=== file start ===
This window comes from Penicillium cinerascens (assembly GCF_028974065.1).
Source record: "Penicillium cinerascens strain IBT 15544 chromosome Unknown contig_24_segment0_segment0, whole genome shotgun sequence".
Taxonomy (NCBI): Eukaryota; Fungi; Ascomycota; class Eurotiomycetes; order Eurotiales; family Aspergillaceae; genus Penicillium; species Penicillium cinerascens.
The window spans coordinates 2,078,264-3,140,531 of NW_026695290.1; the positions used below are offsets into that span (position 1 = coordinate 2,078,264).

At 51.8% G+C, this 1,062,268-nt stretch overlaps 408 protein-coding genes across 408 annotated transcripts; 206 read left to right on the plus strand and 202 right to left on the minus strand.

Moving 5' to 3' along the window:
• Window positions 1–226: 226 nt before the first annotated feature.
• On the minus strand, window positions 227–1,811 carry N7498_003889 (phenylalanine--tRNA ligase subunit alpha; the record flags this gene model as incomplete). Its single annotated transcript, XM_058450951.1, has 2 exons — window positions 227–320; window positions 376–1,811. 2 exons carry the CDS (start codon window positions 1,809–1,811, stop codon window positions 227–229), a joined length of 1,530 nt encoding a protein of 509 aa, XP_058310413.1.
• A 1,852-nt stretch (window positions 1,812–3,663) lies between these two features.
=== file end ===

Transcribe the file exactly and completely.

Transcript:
This window comes from Penicillium cinerascens (assembly GCF_028974065.1).
Source record: "Penicillium cinerascens strain IBT 15544 chromosome Unknown contig_24_segment0_segment0, whole genome shotgun sequence".
Taxonomy (NCBI): Eukaryota; Fungi; Ascomycota; class Eurotiomycetes; order Eurotiales; family Aspergillaceae; genus Penicillium; species Penicillium cinerascens.
The window spans coordinates 2,078,264-3,140,531 of NW_026695290.1; the positions used below are offsets into that span (position 1 = coordinate 2,078,264).

At 51.8% G+C, this 1,062,268-nt stretch overlaps 408 protein-coding genes across 408 annotated transcripts; 206 read left to right on the plus strand and 202 right to left on the minus strand.

Moving 5' to 3' along the window:
• Window positions 1–226: 226 nt before the first annotated feature.
• On the minus strand, window positions 227–1,811 carry N7498_003889 (phenylalanine--tRNA ligase subunit alpha; the record flags this gene model as incomplete). Its single annotated transcript, XM_058450951.1, has 2 exons — window positions 227–320; window positions 376–1,811. 2 exons carry the CDS (start codon window positions 1,809–1,811, stop codon window positions 227–229), a joined length of 1,530 nt encoding a protein of 509 aa, XP_058310413.1.
• A 1,852-nt stretch (window positions 1,812–3,663) lies between these two features.